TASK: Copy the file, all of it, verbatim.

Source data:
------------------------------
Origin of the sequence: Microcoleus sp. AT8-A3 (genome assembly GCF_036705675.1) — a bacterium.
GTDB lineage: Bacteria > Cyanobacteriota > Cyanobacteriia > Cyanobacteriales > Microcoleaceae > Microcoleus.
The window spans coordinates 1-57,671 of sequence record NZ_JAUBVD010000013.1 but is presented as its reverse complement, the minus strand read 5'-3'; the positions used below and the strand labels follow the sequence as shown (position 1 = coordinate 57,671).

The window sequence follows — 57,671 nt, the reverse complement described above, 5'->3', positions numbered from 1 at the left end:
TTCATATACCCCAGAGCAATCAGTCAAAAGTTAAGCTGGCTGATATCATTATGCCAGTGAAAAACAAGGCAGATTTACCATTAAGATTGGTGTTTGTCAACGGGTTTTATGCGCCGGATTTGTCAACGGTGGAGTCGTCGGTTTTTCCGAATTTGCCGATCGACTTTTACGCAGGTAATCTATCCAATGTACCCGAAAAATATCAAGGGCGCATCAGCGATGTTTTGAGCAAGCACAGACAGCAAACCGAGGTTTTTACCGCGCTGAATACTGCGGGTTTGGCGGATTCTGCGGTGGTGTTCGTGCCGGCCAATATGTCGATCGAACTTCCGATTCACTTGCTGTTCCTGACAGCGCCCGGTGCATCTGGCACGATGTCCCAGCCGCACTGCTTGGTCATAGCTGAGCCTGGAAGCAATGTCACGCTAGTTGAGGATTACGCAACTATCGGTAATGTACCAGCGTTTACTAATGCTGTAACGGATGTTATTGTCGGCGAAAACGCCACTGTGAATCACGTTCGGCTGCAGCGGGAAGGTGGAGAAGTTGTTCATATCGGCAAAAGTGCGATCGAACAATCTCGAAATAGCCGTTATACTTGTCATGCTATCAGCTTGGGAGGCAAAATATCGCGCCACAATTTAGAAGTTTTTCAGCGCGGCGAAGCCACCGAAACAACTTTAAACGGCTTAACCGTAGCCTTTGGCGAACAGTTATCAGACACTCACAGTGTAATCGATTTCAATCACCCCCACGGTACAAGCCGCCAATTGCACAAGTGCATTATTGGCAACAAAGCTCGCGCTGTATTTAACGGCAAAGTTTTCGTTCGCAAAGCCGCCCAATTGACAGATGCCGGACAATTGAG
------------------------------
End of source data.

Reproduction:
Origin of the sequence: Microcoleus sp. AT8-A3 (genome assembly GCF_036705675.1) — a bacterium.
GTDB lineage: Bacteria > Cyanobacteriota > Cyanobacteriia > Cyanobacteriales > Microcoleaceae > Microcoleus.
The window spans coordinates 1-57,671 of sequence record NZ_JAUBVD010000013.1 but is presented as its reverse complement, the minus strand read 5'-3'; the positions used below and the strand labels follow the sequence as shown (position 1 = coordinate 57,671).

The window sequence follows — 57,671 nt, the reverse complement described above, 5'->3', positions numbered from 1 at the left end:
TTCATATACCCCAGAGCAATCAGTCAAAAGTTAAGCTGGCTGATATCATTATGCCAGTGAAAAACAAGGCAGATTTACCATTAAGATTGGTGTTTGTCAACGGGTTTTATGCGCCGGATTTGTCAACGGTGGAGTCGTCGGTTTTTCCGAATTTGCCGATCGACTTTTACGCAGGTAATCTATCCAATGTACCCGAAAAATATCAAGGGCGCATCAGCGATGTTTTGAGCAAGCACAGACAGCAAACCGAGGTTTTTACCGCGCTGAATACTGCGGGTTTGGCGGATTCTGCGGTGGTGTTCGTGCCGGCCAATATGTCGATCGAACTTCCGATTCACTTGCTGTTCCTGACAGCGCCCGGTGCATCTGGCACGATGTCCCAGCCGCACTGCTTGGTCATAGCTGAGCCTGGAAGCAATGTCACGCTAGTTGAGGATTACGCAACTATCGGTAATGTACCAGCGTTTACTAATGCTGTAACGGATGTTATTGTCGGCGAAAACGCCACTGTGAATCACGTTCGGCTGCAGCGGGAAGGTGGAGAAGTTGTTCATATCGGCAAAAGTGCGATCGAACAATCTCGAAATAGCCGTTATACTTGTCATGCTATCAGCTTGGGAGGCAAAATATCGCGCCACAATTTAGAAGTTTTTCAGCGCGGCGAAGCCACCGAAACAACTTTAAACGGCTTAACCGTAGCCTTTGGCGAACAGTTATCAGACACTCACAGTGTAATCGATTTCAATCACCCCCACGGTACAAGCCGCCAATTGCACAAGTGCATTATTGGCAACAAAGCTCGCGCTGTATTTAACGGCAAAGTTTTCGTTCGCAAAGCCGCCCAATTGACAGATGCCGGACAATTGAG